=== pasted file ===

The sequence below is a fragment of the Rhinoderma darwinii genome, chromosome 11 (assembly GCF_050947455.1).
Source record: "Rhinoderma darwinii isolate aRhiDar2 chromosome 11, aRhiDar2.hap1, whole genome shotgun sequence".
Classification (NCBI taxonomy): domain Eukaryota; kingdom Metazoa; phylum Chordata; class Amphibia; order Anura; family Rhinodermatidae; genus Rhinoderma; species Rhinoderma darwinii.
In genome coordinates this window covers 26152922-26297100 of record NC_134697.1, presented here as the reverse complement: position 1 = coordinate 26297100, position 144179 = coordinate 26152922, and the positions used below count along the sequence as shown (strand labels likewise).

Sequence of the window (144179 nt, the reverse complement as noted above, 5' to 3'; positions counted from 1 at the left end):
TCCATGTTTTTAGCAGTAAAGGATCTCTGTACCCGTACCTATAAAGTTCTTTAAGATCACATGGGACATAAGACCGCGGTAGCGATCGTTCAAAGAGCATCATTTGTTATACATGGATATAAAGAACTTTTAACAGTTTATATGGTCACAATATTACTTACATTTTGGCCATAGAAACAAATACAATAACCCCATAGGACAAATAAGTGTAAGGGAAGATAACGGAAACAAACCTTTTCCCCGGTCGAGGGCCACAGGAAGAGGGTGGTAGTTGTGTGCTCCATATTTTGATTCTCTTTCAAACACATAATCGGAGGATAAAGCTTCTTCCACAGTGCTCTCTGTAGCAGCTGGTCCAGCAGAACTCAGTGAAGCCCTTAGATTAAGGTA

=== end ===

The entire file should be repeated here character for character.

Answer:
The sequence below is a fragment of the Rhinoderma darwinii genome, chromosome 11 (assembly GCF_050947455.1).
Source record: "Rhinoderma darwinii isolate aRhiDar2 chromosome 11, aRhiDar2.hap1, whole genome shotgun sequence".
Classification (NCBI taxonomy): domain Eukaryota; kingdom Metazoa; phylum Chordata; class Amphibia; order Anura; family Rhinodermatidae; genus Rhinoderma; species Rhinoderma darwinii.
In genome coordinates this window covers 26152922-26297100 of record NC_134697.1, presented here as the reverse complement: position 1 = coordinate 26297100, position 144179 = coordinate 26152922, and the positions used below count along the sequence as shown (strand labels likewise).

Sequence of the window (144179 nt, the reverse complement as noted above, 5' to 3'; positions counted from 1 at the left end):
TCCATGTTTTTAGCAGTAAAGGATCTCTGTACCCGTACCTATAAAGTTCTTTAAGATCACATGGGACATAAGACCGCGGTAGCGATCGTTCAAAGAGCATCATTTGTTATACATGGATATAAAGAACTTTTAACAGTTTATATGGTCACAATATTACTTACATTTTGGCCATAGAAACAAATACAATAACCCCATAGGACAAATAAGTGTAAGGGAAGATAACGGAAACAAACCTTTTCCCCGGTCGAGGGCCACAGGAAGAGGGTGGTAGTTGTGTGCTCCATATTTTGATTCTCTTTCAAACACATAATCGGAGGATAAAGCTTCTTCCACAGTGCTCTCTGTAGCAGCTGGTCCAGCAGAACTCAGTGAAGCCCTTAGATTAAGGTA